PolySciFi Blog

Thursday, May 26, 2005


Three notes on GDP and forecasts

It's all just statistics about the past, so perhaps it's not that important, but GDP growth for the first quarter was revised today up to 3.5% from 3.1% (to clarify: that's US GDP for our international readers) .

Note 1:
Now one of the things I find interesting is what was being said when the initial estimate was released in April.
"The newest snapshot of the economy is likely to disappoint economists. Before the report's release, they were forecasting a 3.5 percent growth rate for the first quarter."
which means the economists did a pretty good job forecasting.

Note 2:
The next thing I find interesting is that there while there was some reporting that economists had been expecting a revision up to 3.6% (which means this revised forecast is still close enough for me to call "pretty good"), I'm having a hard time finding a note in current articles about the initial forecast of 3.5%. I'm not alleging bias or anything like that; I'm just wondering if I'm the only one with a long term memory.

Note 3:
Then consider this discussion in the corner (which also missed the fact that the new estimate matches the original forecasts):
"Hey Jonah, doesn't it seem like the "revised" figures for the nation's gross domestic product are routinely 10 percent higher than the originally reported figures? If the initial figures are almost always too low, isn't it time for the feds to start changing the way the initial calculations are done? This is getting ridiculous, no?"
This prompted the following email from me: [Update: this email is now posted in the Corner]
Here's an assertion which I don't have the time to check today (I'll see if I can find some stats to either prove or disprove this assertion tonight):
"For an accelerating economy, revisions are generally upwards. For a decelerating economy, revisions are generally downwards."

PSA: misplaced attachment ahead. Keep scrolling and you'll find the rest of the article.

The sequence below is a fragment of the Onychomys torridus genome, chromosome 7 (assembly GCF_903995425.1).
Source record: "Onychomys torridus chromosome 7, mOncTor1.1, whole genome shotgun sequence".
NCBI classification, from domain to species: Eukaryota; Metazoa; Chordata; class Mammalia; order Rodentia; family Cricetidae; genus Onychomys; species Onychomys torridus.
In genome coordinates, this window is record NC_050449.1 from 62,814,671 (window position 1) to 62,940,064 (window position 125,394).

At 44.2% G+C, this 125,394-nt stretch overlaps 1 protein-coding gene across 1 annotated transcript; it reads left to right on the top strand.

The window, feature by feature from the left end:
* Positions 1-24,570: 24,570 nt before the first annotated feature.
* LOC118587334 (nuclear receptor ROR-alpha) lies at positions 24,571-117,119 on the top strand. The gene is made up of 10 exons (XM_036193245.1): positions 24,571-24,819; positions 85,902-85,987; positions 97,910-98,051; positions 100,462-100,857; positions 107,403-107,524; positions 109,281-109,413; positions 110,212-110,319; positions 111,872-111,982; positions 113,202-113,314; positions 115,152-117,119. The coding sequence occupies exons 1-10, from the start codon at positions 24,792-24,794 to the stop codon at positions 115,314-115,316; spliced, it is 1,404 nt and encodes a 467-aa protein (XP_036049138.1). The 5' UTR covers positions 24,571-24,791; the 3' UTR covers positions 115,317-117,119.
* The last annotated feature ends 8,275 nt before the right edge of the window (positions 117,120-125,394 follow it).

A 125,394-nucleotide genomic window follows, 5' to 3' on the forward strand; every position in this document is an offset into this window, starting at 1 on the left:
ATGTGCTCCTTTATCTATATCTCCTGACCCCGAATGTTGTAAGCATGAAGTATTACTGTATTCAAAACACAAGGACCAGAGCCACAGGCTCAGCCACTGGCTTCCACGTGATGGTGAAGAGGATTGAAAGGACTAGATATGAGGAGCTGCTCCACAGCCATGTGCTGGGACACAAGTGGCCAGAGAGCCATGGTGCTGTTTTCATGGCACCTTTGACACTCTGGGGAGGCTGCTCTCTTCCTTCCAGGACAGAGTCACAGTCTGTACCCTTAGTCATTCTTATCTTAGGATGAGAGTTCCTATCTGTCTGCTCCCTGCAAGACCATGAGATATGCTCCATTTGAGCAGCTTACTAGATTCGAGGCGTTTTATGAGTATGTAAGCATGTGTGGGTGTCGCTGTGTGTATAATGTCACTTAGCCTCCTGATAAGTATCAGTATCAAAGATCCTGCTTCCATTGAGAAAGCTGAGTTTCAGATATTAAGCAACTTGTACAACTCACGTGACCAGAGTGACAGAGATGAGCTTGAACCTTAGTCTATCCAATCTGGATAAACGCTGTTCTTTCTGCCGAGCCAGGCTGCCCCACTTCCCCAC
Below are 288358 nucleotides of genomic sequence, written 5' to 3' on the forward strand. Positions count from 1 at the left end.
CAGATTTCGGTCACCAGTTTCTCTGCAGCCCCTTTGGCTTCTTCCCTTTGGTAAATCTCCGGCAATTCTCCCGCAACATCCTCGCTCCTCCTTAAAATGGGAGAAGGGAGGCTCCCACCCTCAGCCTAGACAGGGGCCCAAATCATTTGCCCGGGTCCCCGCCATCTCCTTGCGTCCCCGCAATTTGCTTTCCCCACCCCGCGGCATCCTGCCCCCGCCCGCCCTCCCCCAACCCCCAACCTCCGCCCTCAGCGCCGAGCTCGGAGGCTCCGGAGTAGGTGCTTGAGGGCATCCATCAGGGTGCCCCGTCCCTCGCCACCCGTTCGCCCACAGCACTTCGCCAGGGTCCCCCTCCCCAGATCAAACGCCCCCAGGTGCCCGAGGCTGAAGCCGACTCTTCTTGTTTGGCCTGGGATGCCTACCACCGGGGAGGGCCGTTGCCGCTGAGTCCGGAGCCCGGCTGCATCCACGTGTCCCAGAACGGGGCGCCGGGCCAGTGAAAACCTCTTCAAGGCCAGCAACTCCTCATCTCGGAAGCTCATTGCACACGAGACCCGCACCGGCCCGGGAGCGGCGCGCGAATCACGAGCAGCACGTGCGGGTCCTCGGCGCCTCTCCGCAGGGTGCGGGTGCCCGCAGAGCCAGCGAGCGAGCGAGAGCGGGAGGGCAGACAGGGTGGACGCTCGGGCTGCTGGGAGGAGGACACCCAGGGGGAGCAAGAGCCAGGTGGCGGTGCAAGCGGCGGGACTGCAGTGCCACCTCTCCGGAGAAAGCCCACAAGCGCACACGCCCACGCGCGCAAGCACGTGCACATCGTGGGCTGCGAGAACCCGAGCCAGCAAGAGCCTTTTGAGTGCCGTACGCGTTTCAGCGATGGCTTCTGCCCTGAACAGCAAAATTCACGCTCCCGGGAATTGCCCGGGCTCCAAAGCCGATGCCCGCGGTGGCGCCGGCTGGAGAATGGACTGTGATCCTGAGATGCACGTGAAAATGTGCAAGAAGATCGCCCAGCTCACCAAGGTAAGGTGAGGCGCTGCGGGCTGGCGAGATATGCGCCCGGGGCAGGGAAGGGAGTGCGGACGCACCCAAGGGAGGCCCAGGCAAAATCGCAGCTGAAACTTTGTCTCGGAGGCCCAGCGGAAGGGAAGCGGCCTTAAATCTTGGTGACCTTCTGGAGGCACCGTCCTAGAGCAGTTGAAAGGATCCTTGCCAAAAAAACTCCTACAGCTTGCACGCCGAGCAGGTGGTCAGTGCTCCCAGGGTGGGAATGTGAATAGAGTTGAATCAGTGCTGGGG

This makes some abstract sense if you assume a) that GDP estimations are measuring "things" that are coming into and out of existence and b) your best first estimate of the rate of change in the current number of those "things" is the measure from the previous quarter. For instance, consider the creation of companies during an economic cycle.

Now estimating the number of companies in a large economy can be a pretty difficult task. Assuming the change in number of companies is the same as the previous quarter is not a bad first estimate. However, for an accelerating economy, that leads to an undercount in the first estimate as the acceleration has led to a faster growth rate. Similarly during decelerations, that first estimate leads to an overcount.

Now, I'm an engineer, not an economimst, (Dammit Jim!) so the assertion might well be wrong, but it does gives the GDP economists an "out" for being off by 10% for some scenarios.
As I said in the email, I'll try to find a good dataset to analyze my assertion tonight.

Update 2
This report (pdf) has some good information on the assertion. Repeatedly, the report claims that any bias is insignificant, but the data presented alongside belie that point.

For instance, see the following two charts that I've extracted:

(from page 11)

(from page 20)

Takeaway points:
1. Regardless of what the conclusions the report draws, empirically, there appears to be a methodological flaw that initially underestimates the rate of growth in a growing economy by about 10% (I'm assuming about 3-4% annual growth for the page 11 chart. For an error of 0.4 percentage points, that's about 10% ). This 10% error appears to swamp most other effects.

2. The revisions only tend to overestimate growth (i.e., revise down) in a contracting economy (and then only by a little bit).

3. Perhaps I gave the fed economists too much credit in my acceleration explanation - a second order effect. It appears that they can't even account for first order effects (is the economy growing or shrinking?).


This page is powered by Blogger. Isn't yours?